BB: Feelings Acceptable as Answers on Math Tests

“Any emotion, feeling, statement, or catchphrase is an acceptable answer to most of the problems in the new mathematics standards,” a Common Core representative told reporters. “As long as students are being sincere, genuine, authentic, and true to themselves at the time they are answering the question, that’s all we can ask as educators.”

6 comments:

E Hines said...

I don't take trains. I fly.

And that's the truth. Thb-b-b-t

Eric Hines

Grim said...

I like trains.

Krag said...

This is not funny! I finally looked up the website on Wikipedia and found it is a satire site, but this is not far off the mark.

My wife and I attended back-to-school night last week for our youngest, now starting 6th Grade. His US History teacher is an American that moved *to* Nicaragua for college, graduated, taught school there, and just moved back. His "dream" is to move to North Korea. The first quarter of "U.S. History" is spent studying the governments of American Indian tribes "...as they were the first real U.S. government".

After the first week of school, my son had declared "my history teacher's a commie", so we knew something was up...just didn't expect this level of stupid. Sadly, this is at the good charter school we were thrilled to get in to.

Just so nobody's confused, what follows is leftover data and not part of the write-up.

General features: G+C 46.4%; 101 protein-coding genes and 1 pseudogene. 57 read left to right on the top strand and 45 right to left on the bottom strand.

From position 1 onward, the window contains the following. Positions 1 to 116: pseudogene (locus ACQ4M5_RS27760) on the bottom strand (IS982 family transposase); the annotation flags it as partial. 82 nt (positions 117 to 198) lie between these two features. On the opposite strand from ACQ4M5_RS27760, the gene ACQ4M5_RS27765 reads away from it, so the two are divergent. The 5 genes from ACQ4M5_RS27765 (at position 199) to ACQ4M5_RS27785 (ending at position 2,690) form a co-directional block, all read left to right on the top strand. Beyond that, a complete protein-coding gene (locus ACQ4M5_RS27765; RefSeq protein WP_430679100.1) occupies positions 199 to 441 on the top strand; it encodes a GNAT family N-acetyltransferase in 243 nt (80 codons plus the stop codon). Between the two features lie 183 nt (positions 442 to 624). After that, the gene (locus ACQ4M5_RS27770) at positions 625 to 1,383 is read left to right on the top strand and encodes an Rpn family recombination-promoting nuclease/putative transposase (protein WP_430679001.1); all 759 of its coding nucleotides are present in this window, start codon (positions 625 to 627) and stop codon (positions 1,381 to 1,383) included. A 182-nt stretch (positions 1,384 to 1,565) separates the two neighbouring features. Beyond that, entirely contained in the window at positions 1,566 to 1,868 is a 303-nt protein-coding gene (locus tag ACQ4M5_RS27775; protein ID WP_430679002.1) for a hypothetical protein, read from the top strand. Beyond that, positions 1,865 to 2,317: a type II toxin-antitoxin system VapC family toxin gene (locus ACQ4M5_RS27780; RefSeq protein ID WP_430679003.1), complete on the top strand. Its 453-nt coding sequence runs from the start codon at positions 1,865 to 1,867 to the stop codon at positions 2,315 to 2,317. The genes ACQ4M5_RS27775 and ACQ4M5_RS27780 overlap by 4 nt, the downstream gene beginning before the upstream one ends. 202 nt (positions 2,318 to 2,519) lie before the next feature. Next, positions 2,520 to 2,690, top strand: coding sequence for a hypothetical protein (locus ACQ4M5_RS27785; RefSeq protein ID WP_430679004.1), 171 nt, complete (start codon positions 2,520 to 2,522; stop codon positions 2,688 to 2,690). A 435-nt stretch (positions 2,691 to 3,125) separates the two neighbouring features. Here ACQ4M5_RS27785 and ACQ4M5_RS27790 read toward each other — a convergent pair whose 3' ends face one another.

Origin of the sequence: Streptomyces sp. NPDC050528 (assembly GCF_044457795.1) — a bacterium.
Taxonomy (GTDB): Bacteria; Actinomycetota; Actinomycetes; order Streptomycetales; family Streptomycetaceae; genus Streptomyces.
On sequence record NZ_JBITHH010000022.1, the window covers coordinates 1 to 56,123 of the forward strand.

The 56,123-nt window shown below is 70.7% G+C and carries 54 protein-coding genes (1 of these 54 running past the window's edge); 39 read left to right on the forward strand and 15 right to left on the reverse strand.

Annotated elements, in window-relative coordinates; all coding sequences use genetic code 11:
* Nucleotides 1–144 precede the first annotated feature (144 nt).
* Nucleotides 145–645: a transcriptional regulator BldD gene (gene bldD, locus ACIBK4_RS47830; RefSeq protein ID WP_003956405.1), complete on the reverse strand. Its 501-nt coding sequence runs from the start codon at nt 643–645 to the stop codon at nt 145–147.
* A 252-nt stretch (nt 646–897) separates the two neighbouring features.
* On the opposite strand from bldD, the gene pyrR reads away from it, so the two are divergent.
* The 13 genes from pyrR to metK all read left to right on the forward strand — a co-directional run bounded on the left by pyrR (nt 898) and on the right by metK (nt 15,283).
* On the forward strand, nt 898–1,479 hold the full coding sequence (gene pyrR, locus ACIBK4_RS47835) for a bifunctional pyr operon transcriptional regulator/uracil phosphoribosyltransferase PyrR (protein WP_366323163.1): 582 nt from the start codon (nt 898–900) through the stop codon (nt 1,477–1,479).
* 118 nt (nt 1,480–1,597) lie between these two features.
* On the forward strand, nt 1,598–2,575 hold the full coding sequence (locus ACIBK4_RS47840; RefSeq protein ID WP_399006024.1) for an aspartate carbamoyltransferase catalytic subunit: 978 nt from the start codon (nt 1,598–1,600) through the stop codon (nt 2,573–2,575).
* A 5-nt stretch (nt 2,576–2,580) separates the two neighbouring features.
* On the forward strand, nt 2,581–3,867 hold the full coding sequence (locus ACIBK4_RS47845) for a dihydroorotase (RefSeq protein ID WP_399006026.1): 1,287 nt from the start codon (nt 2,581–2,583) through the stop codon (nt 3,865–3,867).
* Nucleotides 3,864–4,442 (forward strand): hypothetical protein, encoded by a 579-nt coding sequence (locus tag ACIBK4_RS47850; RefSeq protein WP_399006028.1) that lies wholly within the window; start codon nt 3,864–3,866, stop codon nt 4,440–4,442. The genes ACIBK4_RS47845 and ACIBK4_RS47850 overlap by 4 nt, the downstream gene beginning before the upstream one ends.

Grim said...

If you want to move to Pyongyang, Delta is ready when you are.

douglas said...

Krag, I hear ya, but at least with mine, the more obvious indoctrination attempts didn't start until well into high school. A couple years accelerated from my days, where the first commie teacher I had was in English 101 at the local community college. I really enjoyed that class, as I was the foil to his attempts to indoctrinate the class. I'm hoping I can coach mine through it and they'll be sharper for having been challenged.
What I worry about is all the kids whose parents don't know or don't care.

Texan99 said...

Be true to your school/Just like you're true to your girl